Et al.’s Challenging Investigations into Society Come to The Hague
The complicated, startling, and occasionally controversial work of the New Zealand artist collective et al. has for some four decades investigated the relationship between human behavior and the systems that control or mutate it. The anonymous artists, who chose the moniker et al. (in Latin, the abbreviated form of “and others”) for its amorphous and neutral connotations, prefer to let others interpret their work rather than speak out themselves.
That choice has resulted in a flurry of explanations of what et al. does, but if one thing is certain, it’s that its work is challenging. Upon granting et al. the esteemed Walters Prize in 2004, the critic and curator Robert Storr remarked that their work encapsulated one of the more potent dilemmas in art: “The art that does not love the art lover back…it’s not hostile to the art lover; but it basically says, ‘Come to me, but I will not reward you immediately with what you’re looking for.’” This uncompromising nature was apparent in et al.’s installation for the 2005 Venice Biennale, in which recordings taken from the internet, religious texts, and philosophical works were played seemingly at random. It’s also evident in the group’s recent work at West, “For The Common Good,” which focuses the collective’s longstanding interest in the nuances of ideology on the concept of the utopia.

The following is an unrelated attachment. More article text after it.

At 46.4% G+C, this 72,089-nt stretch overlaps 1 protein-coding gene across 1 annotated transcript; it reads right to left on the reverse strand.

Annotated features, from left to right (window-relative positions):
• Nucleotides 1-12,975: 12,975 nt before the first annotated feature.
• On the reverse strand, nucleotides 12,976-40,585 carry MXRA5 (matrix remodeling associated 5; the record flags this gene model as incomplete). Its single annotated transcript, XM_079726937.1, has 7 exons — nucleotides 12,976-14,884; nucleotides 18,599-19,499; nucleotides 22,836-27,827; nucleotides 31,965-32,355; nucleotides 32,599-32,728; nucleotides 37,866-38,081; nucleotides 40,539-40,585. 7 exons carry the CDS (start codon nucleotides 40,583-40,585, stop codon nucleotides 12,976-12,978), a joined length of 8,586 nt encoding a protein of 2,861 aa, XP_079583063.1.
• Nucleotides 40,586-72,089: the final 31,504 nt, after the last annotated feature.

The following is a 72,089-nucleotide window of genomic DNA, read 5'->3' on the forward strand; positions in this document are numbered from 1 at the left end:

“For The Common Good” presents territories real and imagined, dystopic and communal; it blends what has been referred to as an “active archive of societal events” with imagined systems of governance and control. Using models and live video streams of Google Earth, altered photographs and video, disembodied voices, and dark, pseudo-domestic furniture placement, et al. takes its audience through a space in which the lines between historical and invented societies are blurred. The installation includes a collaborative score created with the New Zealand composer Samuel Holloway, who the collective has worked with before. He has created a site-specific work addressing the concept of terra nullius, land without an owner, a geographic and sociological investigation at the heart of et al.’s recent work.